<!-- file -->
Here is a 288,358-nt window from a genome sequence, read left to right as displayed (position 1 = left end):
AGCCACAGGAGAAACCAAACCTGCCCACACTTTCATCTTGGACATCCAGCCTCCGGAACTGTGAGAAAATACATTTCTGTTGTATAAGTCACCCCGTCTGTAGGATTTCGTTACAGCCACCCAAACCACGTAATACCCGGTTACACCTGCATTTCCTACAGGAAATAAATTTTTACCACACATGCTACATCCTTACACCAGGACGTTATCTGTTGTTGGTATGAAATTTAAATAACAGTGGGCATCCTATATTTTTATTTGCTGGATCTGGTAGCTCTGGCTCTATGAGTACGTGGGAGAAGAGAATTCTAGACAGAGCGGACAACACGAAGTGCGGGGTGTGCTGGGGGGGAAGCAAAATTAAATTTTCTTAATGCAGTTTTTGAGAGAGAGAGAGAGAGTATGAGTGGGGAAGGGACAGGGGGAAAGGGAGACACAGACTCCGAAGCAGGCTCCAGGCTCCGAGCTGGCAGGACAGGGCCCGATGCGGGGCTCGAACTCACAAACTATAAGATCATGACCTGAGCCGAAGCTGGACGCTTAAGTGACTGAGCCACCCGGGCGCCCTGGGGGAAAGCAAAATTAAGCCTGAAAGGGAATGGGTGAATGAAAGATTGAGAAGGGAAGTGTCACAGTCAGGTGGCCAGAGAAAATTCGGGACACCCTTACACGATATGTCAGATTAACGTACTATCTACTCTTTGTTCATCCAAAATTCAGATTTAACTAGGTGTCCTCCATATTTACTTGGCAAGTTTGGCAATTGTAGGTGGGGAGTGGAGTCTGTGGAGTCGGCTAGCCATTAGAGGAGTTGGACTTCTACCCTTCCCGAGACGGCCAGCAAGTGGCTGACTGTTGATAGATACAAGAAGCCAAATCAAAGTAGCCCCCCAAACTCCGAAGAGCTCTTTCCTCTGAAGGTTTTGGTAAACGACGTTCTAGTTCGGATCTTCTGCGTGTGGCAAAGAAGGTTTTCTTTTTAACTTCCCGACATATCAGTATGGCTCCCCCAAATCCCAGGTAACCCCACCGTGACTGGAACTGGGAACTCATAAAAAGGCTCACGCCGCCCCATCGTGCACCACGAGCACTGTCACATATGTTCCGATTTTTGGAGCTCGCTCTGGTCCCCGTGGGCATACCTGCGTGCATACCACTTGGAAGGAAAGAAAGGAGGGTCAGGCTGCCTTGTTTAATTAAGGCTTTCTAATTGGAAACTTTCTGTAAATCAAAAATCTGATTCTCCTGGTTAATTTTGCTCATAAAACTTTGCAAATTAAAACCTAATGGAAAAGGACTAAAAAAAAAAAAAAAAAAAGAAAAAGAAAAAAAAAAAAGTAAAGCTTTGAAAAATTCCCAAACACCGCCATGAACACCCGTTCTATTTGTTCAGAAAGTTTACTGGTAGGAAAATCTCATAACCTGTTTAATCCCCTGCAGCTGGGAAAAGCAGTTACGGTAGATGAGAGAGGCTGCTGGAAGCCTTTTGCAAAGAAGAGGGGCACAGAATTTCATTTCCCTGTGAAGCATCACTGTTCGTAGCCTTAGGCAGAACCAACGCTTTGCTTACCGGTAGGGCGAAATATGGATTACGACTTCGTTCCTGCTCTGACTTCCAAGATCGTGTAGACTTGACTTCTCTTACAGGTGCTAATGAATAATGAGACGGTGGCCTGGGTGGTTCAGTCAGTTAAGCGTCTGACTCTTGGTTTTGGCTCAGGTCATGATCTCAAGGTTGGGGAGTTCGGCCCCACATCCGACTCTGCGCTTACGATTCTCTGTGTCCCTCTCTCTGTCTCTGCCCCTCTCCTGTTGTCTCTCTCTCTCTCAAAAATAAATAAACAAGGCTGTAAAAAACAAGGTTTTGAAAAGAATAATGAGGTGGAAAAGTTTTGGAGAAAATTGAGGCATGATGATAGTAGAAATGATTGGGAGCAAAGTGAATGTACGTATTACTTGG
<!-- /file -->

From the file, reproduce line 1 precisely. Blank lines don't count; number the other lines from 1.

Here is a 288,358-nt window from a genome sequence, read left to right as displayed (position 1 = left end):